Since anyone can participate in Security Jam, we welcome you to register for free and share your ideas on key security and defense issues with leading experts. And in order to help you prepare for the discussion, we’ve put together a special dossier collection, which features background materials that relate directly to each of the six Security Jam forums. (You can, by the way, also create your own specifically tailored multimedia collection using the over 80,000 items currently available in the ISN Digital Library. To find out more click here.)
1) The New Global Balance
The first Security Jam forum will feature a broad discussion on the future of the global order and international security. Some of the questions that will be discussed include the following: What does the US pivot towards Asia and declining Western influence mean for emerging powers such as Russia, China, India or Turkey, especially in economic, diplomatic, and security terms? How will the massive discrepancies in worldwide defense spending impact the “new global balance”? Which challenges and new threats should strategic planners take into account and what military and civilian capabilities are required to counter these threats?
2) The EU as a Global Security Broker
The second forum will focus on the role of the European Union as a global security actor and provider. More specifically, the Jamparticipants will discuss a) how the EU can and should enhance its global status and credibility, b) whether EU members states can agree on a common security and foreign policy vision, and c) what lessons should be drawn from previous and current EU efforts to promote security and development.
3) NATO’s Role 2025
As the ISAF mission in Afghanistan continues to wind down, what will the future of transatlantic security cooperation look like? Can and should NATO remain a military-centered alliance? Will other countries join NATO in light of renewed tensions with Russia? How should NATO and the EU cooperate in the future? Answering these questions and others will be the focus of the third Security Jam forum.
4) Cybersecurity and Cyberdefense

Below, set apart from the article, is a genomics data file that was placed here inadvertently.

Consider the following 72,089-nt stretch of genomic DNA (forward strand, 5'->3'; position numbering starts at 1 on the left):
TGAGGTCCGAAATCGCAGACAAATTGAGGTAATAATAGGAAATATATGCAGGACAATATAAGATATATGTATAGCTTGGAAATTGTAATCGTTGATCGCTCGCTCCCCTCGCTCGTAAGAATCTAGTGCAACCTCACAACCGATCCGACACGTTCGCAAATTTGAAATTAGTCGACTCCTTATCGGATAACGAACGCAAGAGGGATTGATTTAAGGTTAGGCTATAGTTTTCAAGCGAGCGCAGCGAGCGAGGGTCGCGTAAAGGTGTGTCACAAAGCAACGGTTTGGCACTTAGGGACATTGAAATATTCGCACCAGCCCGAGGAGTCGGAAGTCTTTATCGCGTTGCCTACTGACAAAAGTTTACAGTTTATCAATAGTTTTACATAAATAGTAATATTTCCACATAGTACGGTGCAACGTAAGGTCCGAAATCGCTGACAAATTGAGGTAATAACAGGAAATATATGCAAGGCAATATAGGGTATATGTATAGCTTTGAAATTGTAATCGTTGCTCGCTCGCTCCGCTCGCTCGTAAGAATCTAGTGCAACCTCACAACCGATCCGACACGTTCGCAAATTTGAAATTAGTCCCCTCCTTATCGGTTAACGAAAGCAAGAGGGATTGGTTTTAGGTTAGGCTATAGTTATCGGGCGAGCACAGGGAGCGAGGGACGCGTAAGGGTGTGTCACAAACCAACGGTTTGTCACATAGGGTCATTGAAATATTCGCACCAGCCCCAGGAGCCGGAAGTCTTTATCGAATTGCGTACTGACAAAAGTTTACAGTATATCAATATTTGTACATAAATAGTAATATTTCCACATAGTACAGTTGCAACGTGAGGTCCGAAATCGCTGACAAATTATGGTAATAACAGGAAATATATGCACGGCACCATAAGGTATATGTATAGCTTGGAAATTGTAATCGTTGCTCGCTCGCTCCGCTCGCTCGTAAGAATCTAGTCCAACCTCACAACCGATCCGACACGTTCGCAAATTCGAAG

The fourth forum will explore future cyber threats and the ways to counter them. Some of the questions that will be discussed include the following: How can governments, international organizations and private companies enhance their technical and strategic cyber defense capabilities? Should NATO and the EU take an offensive approach towards cyber security? How does cyber security affect privacy and data protection? Can international rules in this domain be established and enforced?
5) Case-Study – Ukraine and Russia
Given the troubled relations Western states are currently experiencing with Russia, how should NATO, the OSCE, the European Union and the United States engage with Moscow, specifically in order to avoid further tensions and possible conflict? Could the recent crisis have been foreseen and avoided? How are domestic politics continuing to influence Russia’s behavior? These questions and many more will be up for discussion during the fifth Security Jam forum.
6) Case-Study – Syria
Finally, the sixth Jamforum will focus on the complex internal conflict in Syria and its impact on global security. At a minimum, how should regional and global powers deal with the threat posed by the Islamic State in Iraq and Syria (ISIS)? How can the humanitarian consequences of the conflict be alleviated? What are the spill-over effects for the region? How can European countries prepare for the return of Jihadist foreign fighters? Ect.
In closing, we hope the above materials are of interest and helpful to you and that they will spur you to participate in Security Jam 2014. It is a golden opportunity for you to participate in an important dialogue and have your voice heard.